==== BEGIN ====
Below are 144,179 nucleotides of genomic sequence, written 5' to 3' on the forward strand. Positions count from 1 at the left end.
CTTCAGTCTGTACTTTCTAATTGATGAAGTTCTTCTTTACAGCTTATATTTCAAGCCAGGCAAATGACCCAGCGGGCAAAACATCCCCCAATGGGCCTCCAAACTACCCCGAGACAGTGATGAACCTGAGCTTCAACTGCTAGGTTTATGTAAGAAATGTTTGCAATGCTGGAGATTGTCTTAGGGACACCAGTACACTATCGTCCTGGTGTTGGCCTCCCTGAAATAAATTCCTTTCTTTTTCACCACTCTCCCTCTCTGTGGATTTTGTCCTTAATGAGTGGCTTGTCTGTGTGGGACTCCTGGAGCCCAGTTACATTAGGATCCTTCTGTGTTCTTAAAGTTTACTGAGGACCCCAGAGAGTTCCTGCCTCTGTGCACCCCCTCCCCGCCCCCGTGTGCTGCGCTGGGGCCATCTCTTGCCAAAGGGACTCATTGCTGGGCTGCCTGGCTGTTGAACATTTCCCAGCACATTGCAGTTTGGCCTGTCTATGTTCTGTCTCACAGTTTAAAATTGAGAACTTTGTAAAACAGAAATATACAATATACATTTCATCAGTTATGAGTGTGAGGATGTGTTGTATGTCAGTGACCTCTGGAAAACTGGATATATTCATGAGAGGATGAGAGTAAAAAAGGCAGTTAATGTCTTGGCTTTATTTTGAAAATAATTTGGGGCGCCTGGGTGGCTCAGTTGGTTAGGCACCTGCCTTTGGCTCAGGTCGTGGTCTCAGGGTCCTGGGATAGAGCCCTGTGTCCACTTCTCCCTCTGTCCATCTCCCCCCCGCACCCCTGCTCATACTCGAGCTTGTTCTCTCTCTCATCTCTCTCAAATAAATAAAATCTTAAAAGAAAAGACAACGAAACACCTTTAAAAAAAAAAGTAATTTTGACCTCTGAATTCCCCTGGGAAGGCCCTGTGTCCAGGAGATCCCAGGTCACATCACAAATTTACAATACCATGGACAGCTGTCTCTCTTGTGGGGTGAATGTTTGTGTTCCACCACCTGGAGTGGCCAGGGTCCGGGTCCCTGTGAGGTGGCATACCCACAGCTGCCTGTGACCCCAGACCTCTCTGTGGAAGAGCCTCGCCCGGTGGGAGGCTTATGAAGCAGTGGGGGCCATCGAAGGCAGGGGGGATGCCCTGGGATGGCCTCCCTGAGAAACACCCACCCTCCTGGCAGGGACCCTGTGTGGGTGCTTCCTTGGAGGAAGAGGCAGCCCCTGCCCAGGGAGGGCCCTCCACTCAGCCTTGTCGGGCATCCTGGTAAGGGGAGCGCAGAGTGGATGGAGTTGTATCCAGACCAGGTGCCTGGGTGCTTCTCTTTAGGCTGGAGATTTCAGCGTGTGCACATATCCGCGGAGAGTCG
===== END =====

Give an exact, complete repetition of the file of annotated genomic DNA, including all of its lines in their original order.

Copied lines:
Below are 144,179 nucleotides of genomic sequence, written 5' to 3' on the forward strand. Positions count from 1 at the left end.
CTTCAGTCTGTACTTTCTAATTGATGAAGTTCTTCTTTACAGCTTATATTTCAAGCCAGGCAAATGACCCAGCGGGCAAAACATCCCCCAATGGGCCTCCAAACTACCCCGAGACAGTGATGAACCTGAGCTTCAACTGCTAGGTTTATGTAAGAAATGTTTGCAATGCTGGAGATTGTCTTAGGGACACCAGTACACTATCGTCCTGGTGTTGGCCTCCCTGAAATAAATTCCTTTCTTTTTCACCACTCTCCCTCTCTGTGGATTTTGTCCTTAATGAGTGGCTTGTCTGTGTGGGACTCCTGGAGCCCAGTTACATTAGGATCCTTCTGTGTTCTTAAAGTTTACTGAGGACCCCAGAGAGTTCCTGCCTCTGTGCACCCCCTCCCCGCCCCCGTGTGCTGCGCTGGGGCCATCTCTTGCCAAAGGGACTCATTGCTGGGCTGCCTGGCTGTTGAACATTTCCCAGCACATTGCAGTTTGGCCTGTCTATGTTCTGTCTCACAGTTTAAAATTGAGAACTTTGTAAAACAGAAATATACAATATACATTTCATCAGTTATGAGTGTGAGGATGTGTTGTATGTCAGTGACCTCTGGAAAACTGGATATATTCATGAGAGGATGAGAGTAAAAAAGGCAGTTAATGTCTTGGCTTTATTTTGAAAATAATTTGGGGCGCCTGGGTGGCTCAGTTGGTTAGGCACCTGCCTTTGGCTCAGGTCGTGGTCTCAGGGTCCTGGGATAGAGCCCTGTGTCCACTTCTCCCTCTGTCCATCTCCCCCCCGCACCCCTGCTCATACTCGAGCTTGTTCTCTCTCTCATCTCTCTCAAATAAATAAAATCTTAAAAGAAAAGACAACGAAACACCTTTAAAAAAAAAAGTAATTTTGACCTCTGAATTCCCCTGGGAAGGCCCTGTGTCCAGGAGATCCCAGGTCACATCACAAATTTACAATACCATGGACAGCTGTCTCTCTTGTGGGGTGAATGTTTGTGTTCCACCACCTGGAGTGGCCAGGGTCCGGGTCCCTGTGAGGTGGCATACCCACAGCTGCCTGTGACCCCAGACCTCTCTGTGGAAGAGCCTCGCCCGGTGGGAGGCTTATGAAGCAGTGGGGGCCATCGAAGGCAGGGGGGATGCCCTGGGATGGCCTCCCTGAGAAACACCCACCCTCCTGGCAGGGACCCTGTGTGGGTGCTTCCTTGGAGGAAGAGGCAGCCCCTGCCCAGGGAGGGCCCTCCACTCAGCCTTGTCGGGCATCCTGGTAAGGGGAGCGCAGAGTGGATGGAGTTGTATCCAGACCAGGTGCCTGGGTGCTTCTCTTTAGGCTGGAGATTTCAGCGTGTGCACATATCCGCGGAGAGTCG